Hunter Shaw Fine Art is pleased to present Ambergris, a solo exhibition by Los Angeles based interdisciplinary artist Ánima Correa. Ambergris consists of a dynamic installation of ten paintings and three sculptures, a flowing circuit alluding to the ten arms and three hearts of a squid. This subject appears throughout the works on view, providing an unlikely but apt lens through which the artist relates specifics of her own family history to greater geopolitical narratives, elucidating the complex interrelationship between extraction, surveillance, migration and technology.
Created and expelled from the bile duct in the intestines of sperm whales, ambergris is an organic compound formed around undigested squid beaks. Prized for its use in fragrances and cosmetics, ambergris is a resource that cannot be directly extracted. This waxy substance serves as an inspiration for the corrupted organic matter squeezing through Correa's sculptures. Criss-crossing the gallery space from floor to ceiling is a trio of large structures based on the submarine signal repeater cables that carry digital data across vast stretches of open sea. These works bring to light a critical conduit for telecommunications and geopolitical relationships that is usually invisible, submerged on the ocean floor. Network cables, dehydrated pacific kelp and mylar circuitry are tangled together in organized loops blending biomorphic and manufactured forms.
Within these objects Correa plumbs a rich network of associations connecting her father’s migration from Chile to the US during Pinochet’s dictatorship, with the flows of information, material resources, and power within contemporary global technocracy. Correa's father is a biophysicist studying the nerve cell impulses of the Humboldt squid, which function similarly to the fiber optic cables found in undersea signal repeaters. Coincidentally, Humboldt squid also possess a migration pattern up and down the Pacific coastline of the Americas, which aligned with the rise and fall of Pinochet's dictatorship. The blood of squids and other cephalopods is blue, due to its high copper content. Chile is the world's leading exporter of raw copper, much of which is used to fabricate the infrastructure of the surveillance economy of data, including undersea repeater cables.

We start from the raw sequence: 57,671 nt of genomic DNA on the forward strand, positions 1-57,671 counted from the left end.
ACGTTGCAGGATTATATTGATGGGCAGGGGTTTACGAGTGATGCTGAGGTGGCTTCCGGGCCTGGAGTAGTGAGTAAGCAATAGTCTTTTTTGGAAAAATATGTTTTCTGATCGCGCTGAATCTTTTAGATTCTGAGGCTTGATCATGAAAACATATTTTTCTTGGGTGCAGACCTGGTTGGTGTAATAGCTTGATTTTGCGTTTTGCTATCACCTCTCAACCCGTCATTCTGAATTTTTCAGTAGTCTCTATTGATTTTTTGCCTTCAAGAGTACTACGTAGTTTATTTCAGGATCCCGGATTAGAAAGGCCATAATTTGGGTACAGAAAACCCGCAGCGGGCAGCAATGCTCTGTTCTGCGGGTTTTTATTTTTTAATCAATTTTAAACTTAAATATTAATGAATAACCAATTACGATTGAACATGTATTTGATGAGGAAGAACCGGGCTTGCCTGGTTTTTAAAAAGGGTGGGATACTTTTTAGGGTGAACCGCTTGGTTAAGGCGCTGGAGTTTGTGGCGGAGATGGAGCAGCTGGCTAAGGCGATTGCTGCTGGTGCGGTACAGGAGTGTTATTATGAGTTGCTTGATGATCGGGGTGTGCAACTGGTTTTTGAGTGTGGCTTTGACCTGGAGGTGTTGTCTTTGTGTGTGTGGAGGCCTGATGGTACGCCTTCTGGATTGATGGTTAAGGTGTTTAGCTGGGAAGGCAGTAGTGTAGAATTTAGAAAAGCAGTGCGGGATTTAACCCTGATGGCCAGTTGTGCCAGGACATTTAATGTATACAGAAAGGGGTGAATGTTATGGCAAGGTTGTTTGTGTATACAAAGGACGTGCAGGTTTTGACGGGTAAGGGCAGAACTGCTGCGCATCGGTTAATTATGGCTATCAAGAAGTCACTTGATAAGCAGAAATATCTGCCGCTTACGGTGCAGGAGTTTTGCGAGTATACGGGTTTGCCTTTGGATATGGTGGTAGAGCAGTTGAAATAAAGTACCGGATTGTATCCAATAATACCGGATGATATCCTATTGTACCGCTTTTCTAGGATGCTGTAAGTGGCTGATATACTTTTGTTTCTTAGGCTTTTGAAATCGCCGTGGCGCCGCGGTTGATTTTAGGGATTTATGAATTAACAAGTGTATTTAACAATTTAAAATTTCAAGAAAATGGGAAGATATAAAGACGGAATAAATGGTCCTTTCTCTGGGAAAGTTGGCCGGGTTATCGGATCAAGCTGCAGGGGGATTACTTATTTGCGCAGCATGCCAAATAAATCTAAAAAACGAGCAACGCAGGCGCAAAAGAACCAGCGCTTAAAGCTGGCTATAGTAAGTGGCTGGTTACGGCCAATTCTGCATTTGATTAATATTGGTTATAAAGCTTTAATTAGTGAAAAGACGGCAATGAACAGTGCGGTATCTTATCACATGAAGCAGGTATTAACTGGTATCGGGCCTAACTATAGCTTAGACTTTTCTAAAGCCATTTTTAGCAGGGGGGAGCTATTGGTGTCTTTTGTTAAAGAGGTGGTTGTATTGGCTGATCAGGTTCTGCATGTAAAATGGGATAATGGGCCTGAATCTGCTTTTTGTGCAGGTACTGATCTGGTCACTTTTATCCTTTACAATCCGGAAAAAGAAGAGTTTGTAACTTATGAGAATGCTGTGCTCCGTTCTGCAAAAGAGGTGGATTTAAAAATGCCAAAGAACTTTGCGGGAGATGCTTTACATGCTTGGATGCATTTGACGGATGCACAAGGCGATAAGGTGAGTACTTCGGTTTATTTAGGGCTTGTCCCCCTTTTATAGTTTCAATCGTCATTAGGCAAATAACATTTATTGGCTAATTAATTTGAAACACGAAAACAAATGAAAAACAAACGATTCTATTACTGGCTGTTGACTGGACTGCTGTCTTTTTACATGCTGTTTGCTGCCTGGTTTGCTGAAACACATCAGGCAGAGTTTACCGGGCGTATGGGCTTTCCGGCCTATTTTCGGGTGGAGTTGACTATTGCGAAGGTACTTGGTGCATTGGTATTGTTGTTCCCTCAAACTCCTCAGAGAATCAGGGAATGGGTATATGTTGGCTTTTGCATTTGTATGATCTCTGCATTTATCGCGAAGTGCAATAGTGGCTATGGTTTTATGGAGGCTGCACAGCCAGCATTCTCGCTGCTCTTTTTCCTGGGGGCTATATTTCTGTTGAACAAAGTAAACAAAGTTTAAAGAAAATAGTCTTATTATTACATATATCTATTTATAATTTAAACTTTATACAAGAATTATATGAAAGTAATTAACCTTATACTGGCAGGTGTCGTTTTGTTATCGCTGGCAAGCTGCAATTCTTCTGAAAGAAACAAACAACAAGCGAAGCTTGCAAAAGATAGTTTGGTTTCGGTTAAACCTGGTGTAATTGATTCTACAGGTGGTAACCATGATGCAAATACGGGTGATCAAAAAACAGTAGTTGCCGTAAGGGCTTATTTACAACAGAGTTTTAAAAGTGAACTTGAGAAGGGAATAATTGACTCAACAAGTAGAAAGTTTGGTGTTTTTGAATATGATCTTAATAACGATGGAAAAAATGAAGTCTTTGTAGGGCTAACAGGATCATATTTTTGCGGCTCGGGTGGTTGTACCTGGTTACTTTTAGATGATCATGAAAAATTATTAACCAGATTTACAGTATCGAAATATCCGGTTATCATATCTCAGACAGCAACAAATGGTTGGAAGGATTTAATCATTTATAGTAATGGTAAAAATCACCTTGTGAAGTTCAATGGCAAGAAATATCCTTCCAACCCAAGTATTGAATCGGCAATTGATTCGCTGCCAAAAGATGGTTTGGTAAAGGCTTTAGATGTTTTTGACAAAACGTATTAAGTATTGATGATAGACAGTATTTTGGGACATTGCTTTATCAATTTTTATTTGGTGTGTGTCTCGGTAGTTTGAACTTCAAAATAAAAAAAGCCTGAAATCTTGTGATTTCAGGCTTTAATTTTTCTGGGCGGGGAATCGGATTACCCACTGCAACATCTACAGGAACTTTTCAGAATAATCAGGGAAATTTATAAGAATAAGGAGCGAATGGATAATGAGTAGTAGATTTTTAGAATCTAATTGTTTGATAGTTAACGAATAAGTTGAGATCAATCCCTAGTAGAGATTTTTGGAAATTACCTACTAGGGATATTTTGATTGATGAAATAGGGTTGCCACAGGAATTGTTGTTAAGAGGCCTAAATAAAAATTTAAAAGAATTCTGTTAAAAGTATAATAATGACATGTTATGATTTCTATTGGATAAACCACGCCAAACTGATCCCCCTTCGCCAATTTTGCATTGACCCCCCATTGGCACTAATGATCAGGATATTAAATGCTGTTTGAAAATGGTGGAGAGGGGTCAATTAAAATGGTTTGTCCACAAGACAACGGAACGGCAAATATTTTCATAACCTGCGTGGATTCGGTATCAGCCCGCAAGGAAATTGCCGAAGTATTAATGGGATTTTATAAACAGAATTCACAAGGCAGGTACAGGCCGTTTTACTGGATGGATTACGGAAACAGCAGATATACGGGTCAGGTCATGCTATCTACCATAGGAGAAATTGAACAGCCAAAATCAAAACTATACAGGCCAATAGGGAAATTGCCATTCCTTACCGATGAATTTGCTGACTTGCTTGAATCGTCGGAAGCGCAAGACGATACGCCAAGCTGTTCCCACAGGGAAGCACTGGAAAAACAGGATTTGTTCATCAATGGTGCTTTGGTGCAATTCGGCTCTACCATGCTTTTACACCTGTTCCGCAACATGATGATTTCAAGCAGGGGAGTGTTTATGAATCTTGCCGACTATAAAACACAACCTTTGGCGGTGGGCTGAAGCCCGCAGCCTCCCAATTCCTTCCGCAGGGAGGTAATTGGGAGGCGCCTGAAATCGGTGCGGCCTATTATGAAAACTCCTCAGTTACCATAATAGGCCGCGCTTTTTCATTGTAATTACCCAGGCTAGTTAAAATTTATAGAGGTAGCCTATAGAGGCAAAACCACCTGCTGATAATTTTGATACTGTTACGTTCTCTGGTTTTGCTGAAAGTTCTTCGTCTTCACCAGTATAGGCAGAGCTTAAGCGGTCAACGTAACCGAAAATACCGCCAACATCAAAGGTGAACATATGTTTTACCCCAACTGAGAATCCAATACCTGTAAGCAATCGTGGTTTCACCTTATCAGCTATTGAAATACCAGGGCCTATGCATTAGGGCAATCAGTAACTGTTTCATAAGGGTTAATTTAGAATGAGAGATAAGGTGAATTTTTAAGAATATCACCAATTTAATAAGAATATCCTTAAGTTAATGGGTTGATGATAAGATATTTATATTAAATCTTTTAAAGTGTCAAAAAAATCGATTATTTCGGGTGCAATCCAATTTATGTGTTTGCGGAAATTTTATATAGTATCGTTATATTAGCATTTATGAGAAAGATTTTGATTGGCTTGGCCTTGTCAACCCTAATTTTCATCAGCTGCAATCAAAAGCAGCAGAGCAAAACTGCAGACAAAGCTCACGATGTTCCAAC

These themes are further extrapolated in the artist’s ongoing series, Espejitxs (little mirrors). Each of these highly-detailed and intimately-scaled paintings depict a tightly-cropped view of an individual cephalopod eye. Reflected within the eyes are images sourced from contemporary media, signifiers of a paradigm obsessed with omniscience and control: an open pit mine, a police siren, a graphic from Palantir’s user interface to name a few. These unsettling and meticulously rendered paintings are confounding to behold: one does not immediately know what one is looking at, despite the evident representational characteristics. In an ongoing conversation with the divinatory tradition of scrying, or using organic materials as a source of psychic image-making, Espejitxs mirror worlds contained within reflective capsules, a nod to the radical imaginary through both the physiology of cephalopods and the metaphysical properties of painting as a medium. Probing the literal and figurative associations of optics, Correa simultaneously interrogates notions of surveillance, perception, visibility and camouflage. Each of Espejitxs is painted with a distinctly unique palette, relating to the chromatophores that allow cuttlefish, squid and octopuses to change color and blend into their surroundings. Viewed as a suite, this symphonic interplay of color points to a kind of symbiotic surveillance, a community helping each other stay safe.
Throughout Ambergris, Correa endeavors to visualize what decolonial scholar Macarena Gomez-Barris has termed “submerged perspectives.” In her 2017 book, The Extractive Zone: Social Ecologies and Decolonial Perspectives, Gomez-Barris describes the “extractive view” as a vertical model of seeing that has spawned the surveillance and resource mapping technologies that consolidate corporate and colonial power through visual regimes. On the other hand, submerged perspectives evade the extractive view, emerging from the transitional and intangible spaces that cannot be contained by the ethnocentrism and speciesism of scientific objectification and extractive technocracies.* What cannot be seen - what is obscured - cannot be bound by colonial frameworks. Poetically blending the abstract with the concrete, Correa calls attention to the revolutionary potential of intentional illegibility.
*Gomez-Barris, Macarena. The Extractive Zone: Social Ecologies and Decolonial Perspectives (2017); Duke University Press, p. 5